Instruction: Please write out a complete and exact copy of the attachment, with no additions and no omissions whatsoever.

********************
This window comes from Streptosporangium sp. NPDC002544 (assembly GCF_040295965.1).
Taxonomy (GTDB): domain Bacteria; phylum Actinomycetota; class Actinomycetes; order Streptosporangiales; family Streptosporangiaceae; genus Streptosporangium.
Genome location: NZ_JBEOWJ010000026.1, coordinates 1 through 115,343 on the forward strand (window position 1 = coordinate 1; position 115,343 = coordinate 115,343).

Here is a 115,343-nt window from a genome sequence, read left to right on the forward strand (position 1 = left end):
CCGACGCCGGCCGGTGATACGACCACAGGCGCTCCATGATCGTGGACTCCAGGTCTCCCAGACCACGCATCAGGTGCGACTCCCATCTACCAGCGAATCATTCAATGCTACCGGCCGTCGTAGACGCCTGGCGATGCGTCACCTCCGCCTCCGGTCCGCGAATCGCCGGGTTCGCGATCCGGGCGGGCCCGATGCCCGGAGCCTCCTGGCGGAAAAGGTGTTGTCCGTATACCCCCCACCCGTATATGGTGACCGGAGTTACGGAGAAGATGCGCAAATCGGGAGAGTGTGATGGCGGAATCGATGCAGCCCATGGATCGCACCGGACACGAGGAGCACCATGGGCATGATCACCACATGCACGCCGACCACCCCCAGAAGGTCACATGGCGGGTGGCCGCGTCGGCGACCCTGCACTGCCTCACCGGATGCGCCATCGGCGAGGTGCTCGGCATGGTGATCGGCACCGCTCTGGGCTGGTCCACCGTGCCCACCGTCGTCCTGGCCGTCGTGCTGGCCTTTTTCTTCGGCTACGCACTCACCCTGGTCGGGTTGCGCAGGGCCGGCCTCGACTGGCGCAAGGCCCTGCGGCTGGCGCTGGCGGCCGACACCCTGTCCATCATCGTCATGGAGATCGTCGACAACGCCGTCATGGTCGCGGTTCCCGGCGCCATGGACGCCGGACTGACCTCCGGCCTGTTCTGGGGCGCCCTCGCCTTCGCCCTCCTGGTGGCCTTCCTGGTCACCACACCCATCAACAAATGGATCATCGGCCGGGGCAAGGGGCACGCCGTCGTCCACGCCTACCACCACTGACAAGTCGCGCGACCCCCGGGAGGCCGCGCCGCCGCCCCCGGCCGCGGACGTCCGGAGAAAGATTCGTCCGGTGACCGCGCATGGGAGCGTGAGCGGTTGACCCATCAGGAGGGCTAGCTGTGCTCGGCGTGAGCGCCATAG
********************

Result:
This window comes from Streptosporangium sp. NPDC002544 (assembly GCF_040295965.1).
Taxonomy (GTDB): domain Bacteria; phylum Actinomycetota; class Actinomycetes; order Streptosporangiales; family Streptosporangiaceae; genus Streptosporangium.
Genome location: NZ_JBEOWJ010000026.1, coordinates 1 through 115,343 on the forward strand (window position 1 = coordinate 1; position 115,343 = coordinate 115,343).

Here is a 115,343-nt window from a genome sequence, read left to right on the forward strand (position 1 = left end):
CCGACGCCGGCCGGTGATACGACCACAGGCGCTCCATGATCGTGGACTCCAGGTCTCCCAGACCACGCATCAGGTGCGACTCCCATCTACCAGCGAATCATTCAATGCTACCGGCCGTCGTAGACGCCTGGCGATGCGTCACCTCCGCCTCCGGTCCGCGAATCGCCGGGTTCGCGATCCGGGCGGGCCCGATGCCCGGAGCCTCCTGGCGGAAAAGGTGTTGTCCGTATACCCCCCACCCGTATATGGTGACCGGAGTTACGGAGAAGATGCGCAAATCGGGAGAGTGTGATGGCGGAATCGATGCAGCCCATGGATCGCACCGGACACGAGGAGCACCATGGGCATGATCACCACATGCACGCCGACCACCCCCAGAAGGTCACATGGCGGGTGGCCGCGTCGGCGACCCTGCACTGCCTCACCGGATGCGCCATCGGCGAGGTGCTCGGCATGGTGATCGGCACCGCTCTGGGCTGGTCCACCGTGCCCACCGTCGTCCTGGCCGTCGTGCTGGCCTTTTTCTTCGGCTACGCACTCACCCTGGTCGGGTTGCGCAGGGCCGGCCTCGACTGGCGCAAGGCCCTGCGGCTGGCGCTGGCGGCCGACACCCTGTCCATCATCGTCATGGAGATCGTCGACAACGCCGTCATGGTCGCGGTTCCCGGCGCCATGGACGCCGGACTGACCTCCGGCCTGTTCTGGGGCGCCCTCGCCTTCGCCCTCCTGGTGGCCTTCCTGGTCACCACACCCATCAACAAATGGATCATCGGCCGGGGCAAGGGGCACGCCGTCGTCCACGCCTACCACCACTGACAAGTCGCGCGACCCCCGGGAGGCCGCGCCGCCGCCCCCGGCCGCGGACGTCCGGAGAAAGATTCGTCCGGTGACCGCGCATGGGAGCGTGAGCGGTTGACCCATCAGGAGGGCTAGCTGTGCTCGGCGTGAGCGCCATAG